The Siren’s Guitar: A Musical Paddling Adventure

$14.95

by Stephen Snyder

  • Size: 5.5 x 8.5
  • No. Pages: 212
  • Published: 2012
  • ISBN: 978-1-935914-11-2

Description

Two musician/kayakers paddle around Sun and Moon islands of Lake Titicaca in search of caves that, according to local folklore, are visited at night by water spirits (sirenas) who come to play instruments left by local musicians. Traveling with an Andean ten-stringed charango, the author writes of their explorations and attempts to uncover the truth behind the sirena belief, and of their encounters personal, musical and environmental in this immense blue lake 12,000 feet high in the Andean mountains.

"Fellow charango player"

Along the way the kayakers meet concerned Bolivians (are they going to drown in those tiny boats?), musicians, storytellers,activists, shamans and perhaps even a sirena herself. This is a travel story that shows a process of opening oneself up to beliefs and customs of other cultures, and the sometimes humorous and always humbling results of such endeavors. The story continues after the author returns home, when the siren’s song literally becomes a life saver. The book is illustrated with 46 photographs. A recording of charango songs is available from the author’s website zunzuntunes.com.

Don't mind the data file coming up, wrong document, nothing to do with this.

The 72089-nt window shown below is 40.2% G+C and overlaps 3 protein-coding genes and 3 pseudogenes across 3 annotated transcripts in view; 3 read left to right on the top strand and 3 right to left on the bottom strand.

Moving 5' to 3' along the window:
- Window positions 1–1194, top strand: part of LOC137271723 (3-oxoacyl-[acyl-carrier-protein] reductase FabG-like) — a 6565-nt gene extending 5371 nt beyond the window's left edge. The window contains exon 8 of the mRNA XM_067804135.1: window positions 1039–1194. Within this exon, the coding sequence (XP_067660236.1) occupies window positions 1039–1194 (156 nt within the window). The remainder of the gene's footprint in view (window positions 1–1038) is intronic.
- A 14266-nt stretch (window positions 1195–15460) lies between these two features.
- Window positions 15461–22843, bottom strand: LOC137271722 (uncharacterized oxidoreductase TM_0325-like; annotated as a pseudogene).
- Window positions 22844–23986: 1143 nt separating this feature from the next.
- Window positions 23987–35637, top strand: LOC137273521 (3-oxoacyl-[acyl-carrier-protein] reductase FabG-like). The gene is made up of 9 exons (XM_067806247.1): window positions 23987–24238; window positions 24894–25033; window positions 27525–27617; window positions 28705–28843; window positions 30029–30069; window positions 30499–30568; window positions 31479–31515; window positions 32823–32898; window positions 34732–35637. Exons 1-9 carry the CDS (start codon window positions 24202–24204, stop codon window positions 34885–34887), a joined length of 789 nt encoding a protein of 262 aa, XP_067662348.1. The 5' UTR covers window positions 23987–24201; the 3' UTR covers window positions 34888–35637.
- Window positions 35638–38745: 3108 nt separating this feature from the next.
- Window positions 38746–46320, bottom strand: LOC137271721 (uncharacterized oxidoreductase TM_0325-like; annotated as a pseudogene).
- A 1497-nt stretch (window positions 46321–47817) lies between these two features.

About the Author Stephen Snyder

Stephen Snyder is an accomplished musician who, with his wife, has recorded 6 award winning CDs as the musical group ZunZun. They primarily perform musical programs about water for young people. They have toured extensively throughout the Americas for the past 20 years. Stephen has also worked as a sea kayak guide, field biologist, environmental educator and Peace Corps volunteer. He holds a Master’s degree in Education from University of California, Santa Cruz, where he lives with his wife and two children. His main instrument is the Andean charango, which he plays by his Pacific Ocean home daily.
 
 
Images
 
My lovely much-used charango
 
Guard llama of Challapampa
 
A sirenando ledge
 
Sunset on Isla del Sol
 
Tropical beach at 12,000 feet